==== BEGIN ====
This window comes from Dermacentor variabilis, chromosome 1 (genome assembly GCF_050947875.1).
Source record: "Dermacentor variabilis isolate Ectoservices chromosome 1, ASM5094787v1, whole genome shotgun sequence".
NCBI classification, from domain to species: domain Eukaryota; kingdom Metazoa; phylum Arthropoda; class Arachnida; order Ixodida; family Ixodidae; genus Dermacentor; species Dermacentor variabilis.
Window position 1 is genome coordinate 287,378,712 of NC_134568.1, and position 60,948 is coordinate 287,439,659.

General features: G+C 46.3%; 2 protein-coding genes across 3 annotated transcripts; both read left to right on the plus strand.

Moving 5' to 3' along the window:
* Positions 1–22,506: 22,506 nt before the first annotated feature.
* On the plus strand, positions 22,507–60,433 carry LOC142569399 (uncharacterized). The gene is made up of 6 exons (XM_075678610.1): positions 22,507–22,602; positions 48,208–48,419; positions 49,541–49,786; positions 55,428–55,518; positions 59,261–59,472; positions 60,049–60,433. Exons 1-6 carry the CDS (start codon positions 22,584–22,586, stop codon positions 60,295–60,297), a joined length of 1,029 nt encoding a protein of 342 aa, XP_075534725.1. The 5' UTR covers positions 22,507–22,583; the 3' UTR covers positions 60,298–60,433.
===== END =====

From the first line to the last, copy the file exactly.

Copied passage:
This window comes from Dermacentor variabilis, chromosome 1 (genome assembly GCF_050947875.1).
Source record: "Dermacentor variabilis isolate Ectoservices chromosome 1, ASM5094787v1, whole genome shotgun sequence".
NCBI classification, from domain to species: domain Eukaryota; kingdom Metazoa; phylum Arthropoda; class Arachnida; order Ixodida; family Ixodidae; genus Dermacentor; species Dermacentor variabilis.
Window position 1 is genome coordinate 287,378,712 of NC_134568.1, and position 60,948 is coordinate 287,439,659.

General features: G+C 46.3%; 2 protein-coding genes across 3 annotated transcripts; both read left to right on the plus strand.

Moving 5' to 3' along the window:
* Positions 1–22,506: 22,506 nt before the first annotated feature.
* On the plus strand, positions 22,507–60,433 carry LOC142569399 (uncharacterized). The gene is made up of 6 exons (XM_075678610.1): positions 22,507–22,602; positions 48,208–48,419; positions 49,541–49,786; positions 55,428–55,518; positions 59,261–59,472; positions 60,049–60,433. Exons 1-6 carry the CDS (start codon positions 22,584–22,586, stop codon positions 60,295–60,297), a joined length of 1,029 nt encoding a protein of 342 aa, XP_075534725.1. The 5' UTR covers positions 22,507–22,583; the 3' UTR covers positions 60,298–60,433.